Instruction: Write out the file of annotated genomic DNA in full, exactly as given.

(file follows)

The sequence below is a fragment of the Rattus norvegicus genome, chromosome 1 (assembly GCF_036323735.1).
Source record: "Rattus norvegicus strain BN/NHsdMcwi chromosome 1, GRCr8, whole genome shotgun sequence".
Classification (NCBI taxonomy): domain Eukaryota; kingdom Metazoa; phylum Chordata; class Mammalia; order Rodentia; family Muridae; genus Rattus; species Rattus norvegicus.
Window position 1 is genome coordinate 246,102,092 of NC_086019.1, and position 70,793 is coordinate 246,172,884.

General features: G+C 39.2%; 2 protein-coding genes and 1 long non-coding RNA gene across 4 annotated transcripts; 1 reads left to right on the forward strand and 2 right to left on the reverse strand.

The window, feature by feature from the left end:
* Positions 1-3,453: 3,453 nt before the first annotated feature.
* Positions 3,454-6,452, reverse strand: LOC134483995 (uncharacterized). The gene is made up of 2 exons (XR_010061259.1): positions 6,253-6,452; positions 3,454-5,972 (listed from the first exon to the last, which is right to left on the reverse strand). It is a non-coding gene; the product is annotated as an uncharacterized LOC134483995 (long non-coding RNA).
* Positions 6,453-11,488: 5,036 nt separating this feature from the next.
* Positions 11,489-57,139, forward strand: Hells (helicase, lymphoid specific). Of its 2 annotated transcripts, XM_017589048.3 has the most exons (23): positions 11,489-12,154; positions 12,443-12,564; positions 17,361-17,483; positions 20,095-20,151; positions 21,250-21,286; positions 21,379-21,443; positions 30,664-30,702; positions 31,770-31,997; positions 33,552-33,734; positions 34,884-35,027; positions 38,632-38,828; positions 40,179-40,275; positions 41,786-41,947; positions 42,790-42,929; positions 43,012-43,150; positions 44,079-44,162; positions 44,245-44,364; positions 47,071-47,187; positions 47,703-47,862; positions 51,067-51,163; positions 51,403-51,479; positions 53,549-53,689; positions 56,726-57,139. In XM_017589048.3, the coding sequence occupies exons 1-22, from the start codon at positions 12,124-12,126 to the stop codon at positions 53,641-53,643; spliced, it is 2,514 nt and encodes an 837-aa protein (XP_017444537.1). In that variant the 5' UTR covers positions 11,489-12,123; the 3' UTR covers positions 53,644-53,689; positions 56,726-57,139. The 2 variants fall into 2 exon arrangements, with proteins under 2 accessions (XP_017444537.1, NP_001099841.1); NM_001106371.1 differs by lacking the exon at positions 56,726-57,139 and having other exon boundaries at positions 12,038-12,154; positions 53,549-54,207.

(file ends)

The sequence below is a fragment of the Rattus norvegicus genome, chromosome 1 (assembly GCF_036323735.1).
Source record: "Rattus norvegicus strain BN/NHsdMcwi chromosome 1, GRCr8, whole genome shotgun sequence".
Classification (NCBI taxonomy): domain Eukaryota; kingdom Metazoa; phylum Chordata; class Mammalia; order Rodentia; family Muridae; genus Rattus; species Rattus norvegicus.
Window position 1 is genome coordinate 246,102,092 of NC_086019.1, and position 70,793 is coordinate 246,172,884.

General features: G+C 39.2%; 2 protein-coding genes and 1 long non-coding RNA gene across 4 annotated transcripts; 1 reads left to right on the forward strand and 2 right to left on the reverse strand.

The window, feature by feature from the left end:
* Positions 1-3,453: 3,453 nt before the first annotated feature.
* Positions 3,454-6,452, reverse strand: LOC134483995 (uncharacterized). The gene is made up of 2 exons (XR_010061259.1): positions 6,253-6,452; positions 3,454-5,972 (listed from the first exon to the last, which is right to left on the reverse strand). It is a non-coding gene; the product is annotated as an uncharacterized LOC134483995 (long non-coding RNA).
* Positions 6,453-11,488: 5,036 nt separating this feature from the next.
* Positions 11,489-57,139, forward strand: Hells (helicase, lymphoid specific). Of its 2 annotated transcripts, XM_017589048.3 has the most exons (23): positions 11,489-12,154; positions 12,443-12,564; positions 17,361-17,483; positions 20,095-20,151; positions 21,250-21,286; positions 21,379-21,443; positions 30,664-30,702; positions 31,770-31,997; positions 33,552-33,734; positions 34,884-35,027; positions 38,632-38,828; positions 40,179-40,275; positions 41,786-41,947; positions 42,790-42,929; positions 43,012-43,150; positions 44,079-44,162; positions 44,245-44,364; positions 47,071-47,187; positions 47,703-47,862; positions 51,067-51,163; positions 51,403-51,479; positions 53,549-53,689; positions 56,726-57,139. In XM_017589048.3, the coding sequence occupies exons 1-22, from the start codon at positions 12,124-12,126 to the stop codon at positions 53,641-53,643; spliced, it is 2,514 nt and encodes an 837-aa protein (XP_017444537.1). In that variant the 5' UTR covers positions 11,489-12,123; the 3' UTR covers positions 53,644-53,689; positions 56,726-57,139. The 2 variants fall into 2 exon arrangements, with proteins under 2 accessions (XP_017444537.1, NP_001099841.1); NM_001106371.1 differs by lacking the exon at positions 56,726-57,139 and having other exon boundaries at positions 12,038-12,154; positions 53,549-54,207.